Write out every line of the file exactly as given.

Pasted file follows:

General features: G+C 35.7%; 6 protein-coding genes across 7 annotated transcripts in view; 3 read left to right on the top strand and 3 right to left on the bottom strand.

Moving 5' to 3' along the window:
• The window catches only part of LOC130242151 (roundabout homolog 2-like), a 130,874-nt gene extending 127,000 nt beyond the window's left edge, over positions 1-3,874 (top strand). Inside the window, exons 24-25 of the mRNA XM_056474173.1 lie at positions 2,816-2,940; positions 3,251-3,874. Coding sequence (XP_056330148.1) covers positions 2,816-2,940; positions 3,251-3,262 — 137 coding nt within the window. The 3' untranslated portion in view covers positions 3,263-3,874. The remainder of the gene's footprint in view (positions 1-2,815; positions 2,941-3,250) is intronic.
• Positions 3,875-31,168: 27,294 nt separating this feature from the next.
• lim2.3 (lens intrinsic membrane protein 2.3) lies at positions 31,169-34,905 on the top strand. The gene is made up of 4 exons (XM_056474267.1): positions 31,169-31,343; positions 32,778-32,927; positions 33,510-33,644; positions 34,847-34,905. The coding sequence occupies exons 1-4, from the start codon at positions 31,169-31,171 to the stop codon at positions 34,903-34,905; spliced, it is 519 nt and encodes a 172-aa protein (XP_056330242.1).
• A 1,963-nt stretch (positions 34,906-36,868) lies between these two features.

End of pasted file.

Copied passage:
General features: G+C 35.7%; 6 protein-coding genes across 7 annotated transcripts in view; 3 read left to right on the top strand and 3 right to left on the bottom strand.

Moving 5' to 3' along the window:
• The window catches only part of LOC130242151 (roundabout homolog 2-like), a 130,874-nt gene extending 127,000 nt beyond the window's left edge, over positions 1-3,874 (top strand). Inside the window, exons 24-25 of the mRNA XM_056474173.1 lie at positions 2,816-2,940; positions 3,251-3,874. Coding sequence (XP_056330148.1) covers positions 2,816-2,940; positions 3,251-3,262 — 137 coding nt within the window. The 3' untranslated portion in view covers positions 3,263-3,874. The remainder of the gene's footprint in view (positions 1-2,815; positions 2,941-3,250) is intronic.
• Positions 3,875-31,168: 27,294 nt separating this feature from the next.
• lim2.3 (lens intrinsic membrane protein 2.3) lies at positions 31,169-34,905 on the top strand. The gene is made up of 4 exons (XM_056474267.1): positions 31,169-31,343; positions 32,778-32,927; positions 33,510-33,644; positions 34,847-34,905. The coding sequence occupies exons 1-4, from the start codon at positions 31,169-31,171 to the stop codon at positions 34,903-34,905; spliced, it is 519 nt and encodes a 172-aa protein (XP_056330242.1).
• A 1,963-nt stretch (positions 34,906-36,868) lies between these two features.